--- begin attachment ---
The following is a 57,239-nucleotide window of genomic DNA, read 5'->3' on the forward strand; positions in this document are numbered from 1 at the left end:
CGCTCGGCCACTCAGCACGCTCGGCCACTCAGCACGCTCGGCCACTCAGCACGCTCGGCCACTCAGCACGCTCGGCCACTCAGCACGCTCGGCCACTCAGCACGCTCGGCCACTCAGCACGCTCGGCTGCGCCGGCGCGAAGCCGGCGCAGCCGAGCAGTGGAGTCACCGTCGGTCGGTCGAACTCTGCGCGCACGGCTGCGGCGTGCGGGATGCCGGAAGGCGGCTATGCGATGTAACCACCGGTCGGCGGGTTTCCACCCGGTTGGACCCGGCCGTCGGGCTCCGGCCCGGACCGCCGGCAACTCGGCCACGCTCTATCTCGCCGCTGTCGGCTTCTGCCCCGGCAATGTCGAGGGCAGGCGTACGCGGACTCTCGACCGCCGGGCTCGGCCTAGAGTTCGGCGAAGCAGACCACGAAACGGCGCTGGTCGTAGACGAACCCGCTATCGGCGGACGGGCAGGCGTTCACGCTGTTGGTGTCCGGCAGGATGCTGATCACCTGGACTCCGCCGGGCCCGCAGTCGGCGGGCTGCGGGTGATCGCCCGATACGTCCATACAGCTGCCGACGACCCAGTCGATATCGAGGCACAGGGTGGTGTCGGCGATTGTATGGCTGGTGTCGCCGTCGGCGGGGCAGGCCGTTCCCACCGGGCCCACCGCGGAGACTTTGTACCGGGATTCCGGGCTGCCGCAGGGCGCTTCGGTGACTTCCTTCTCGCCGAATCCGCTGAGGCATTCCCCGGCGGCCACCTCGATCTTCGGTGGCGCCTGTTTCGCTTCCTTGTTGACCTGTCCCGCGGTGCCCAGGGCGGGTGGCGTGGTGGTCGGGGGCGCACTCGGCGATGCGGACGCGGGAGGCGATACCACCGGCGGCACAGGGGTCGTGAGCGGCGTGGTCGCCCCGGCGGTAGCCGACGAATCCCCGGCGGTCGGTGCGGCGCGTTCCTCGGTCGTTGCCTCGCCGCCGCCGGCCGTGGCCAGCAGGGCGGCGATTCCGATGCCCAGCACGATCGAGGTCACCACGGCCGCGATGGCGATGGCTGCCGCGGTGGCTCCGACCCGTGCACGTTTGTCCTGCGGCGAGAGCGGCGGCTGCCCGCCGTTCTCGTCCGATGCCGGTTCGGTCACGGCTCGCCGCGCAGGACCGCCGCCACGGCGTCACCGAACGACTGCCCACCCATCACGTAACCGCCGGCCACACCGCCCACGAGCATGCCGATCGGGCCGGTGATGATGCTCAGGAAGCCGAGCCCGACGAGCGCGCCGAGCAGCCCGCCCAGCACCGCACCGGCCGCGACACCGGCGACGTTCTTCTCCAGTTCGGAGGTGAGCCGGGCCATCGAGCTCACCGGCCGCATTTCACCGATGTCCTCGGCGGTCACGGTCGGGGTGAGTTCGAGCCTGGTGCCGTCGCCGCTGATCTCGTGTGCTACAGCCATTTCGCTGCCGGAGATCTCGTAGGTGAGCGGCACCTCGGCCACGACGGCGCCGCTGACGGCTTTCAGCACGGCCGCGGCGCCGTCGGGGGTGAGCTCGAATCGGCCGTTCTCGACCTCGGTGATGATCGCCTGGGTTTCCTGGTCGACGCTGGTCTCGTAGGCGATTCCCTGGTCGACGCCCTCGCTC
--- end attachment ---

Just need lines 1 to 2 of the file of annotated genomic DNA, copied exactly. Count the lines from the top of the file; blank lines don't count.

The following is a 57,239-nucleotide window of genomic DNA, read 5'->3' on the forward strand; positions in this document are numbered from 1 at the left end:
CGCTCGGCCACTCAGCACGCTCGGCCACTCAGCACGCTCGGCCACTCAGCACGCTCGGCCACTCAGCACGCTCGGCCACTCAGCACGCTCGGCCACTCAGCACGCTCGGCCACTCAGCACGCTCGGCTGCGCCGGCGCGAAGCCGGCGCAGCCGAGCAGTGGAGTCACCGTCGGTCGGTCGAACTCTGCGCGCACGGCTGCGGCGTGCGGGATGCCGGAAGGCGGCTATGCGATGTAACCACCGGTCGGCGGGTTTCCACCCGGTTGGACCCGGCCGTCGGGCTCCGGCCCGGACCGCCGGCAACTCGGCCACGCTCTATCTCGCCGCTGTCGGCTTCTGCCCCGGCAATGTCGAGGGCAGGCGTACGCGGACTCTCGACCGCCGGGCTCGGCCTAGAGTTCGGCGAAGCAGACCACGAAACGGCGCTGGTCGTAGACGAACCCGCTATCGGCGGACGGGCAGGCGTTCACGCTGTTGGTGTCCGGCAGGATGCTGATCACCTGGACTCCGCCGGGCCCGCAGTCGGCGGGCTGCGGGTGATCGCCCGATACGTCCATACAGCTGCCGACGACCCAGTCGATATCGAGGCACAGGGTGGTGTCGGCGATTGTATGGCTGGTGTCGCCGTCGGCGGGGCAGGCCGTTCCCACCGGGCCCACCGCGGAGACTTTGTACCGGGATTCCGGGCTGCCGCAGGGCGCTTCGGTGACTTCCTTCTCGCCGAATCCGCTGAGGCATTCCCCGGCGGCCACCTCGATCTTCGGTGGCGCCTGTTTCGCTTCCTTGTTGACCTGTCCCGCGGTGCCCAGGGCGGGTGGCGTGGTGGTCGGGGGCGCACTCGGCGATGCGGACGCGGGAGGCGATACCACCGGCGGCACAGGGGTCGTGAGCGGCGTGGTCGCCCCGGCGGTAGCCGACGAATCCCCGGCGGTCGGTGCGGCGCGTTCCTCGGTCGTTGCCTCGCCGCCGCCGGCCGTGGCCAGCAGGGCGGCGATTCCGATGCCCAGCACGATCGAGGTCACCACGGCCGCGATGGCGATGGCTGCCGCGGTGGCTCCGACCCGTGCACGTTTGTCCTGCGGCGAGAGCGGCGGCTGCCCGCCGTTCTCGTCCGATGCCGGTTCGGTCACGGCTCGCCGCGCAGGACCGCCGCCACGGCGTCACCGAACGACTGCCCACCCATCACGTAACCGCCGGCCACACCGCCCACGAGCATGCCGATCGGGCCGGTGATGATGCTCAGGAAGCCGAGCCCGACGAGCGCGCCGAGCAGCCCGCCCAGCACCGCACCGGCCGCGACACCGGCGACGTTCTTCTCCAGTTCGGAGGTGAGCCGGGCCATCGAGCTCACCGGCCGCATTTCACCGATGTCCTCGGCGGTCACGGTCGGGGTGAGTTCGAGCCTGGTGCCGTCGCCGCTGATCTCGTGTGCTACAGCCATTTCGCTGCCGGAGATCTCGTAGGTGAGCGGCACCTCGGCCACGACGGCGCCGCTGACGGCTTTCAGCACGGCCGCGGCGCCGTCGGGGGTGAGCTCGAATCGGCCGTTCTCGACCTCGGTGATGATCGCCTGGGTTTCCTGGTCGACGCTGGTCTCGTAGGCGATTCCCTGGTCGACGCCCTCGCTC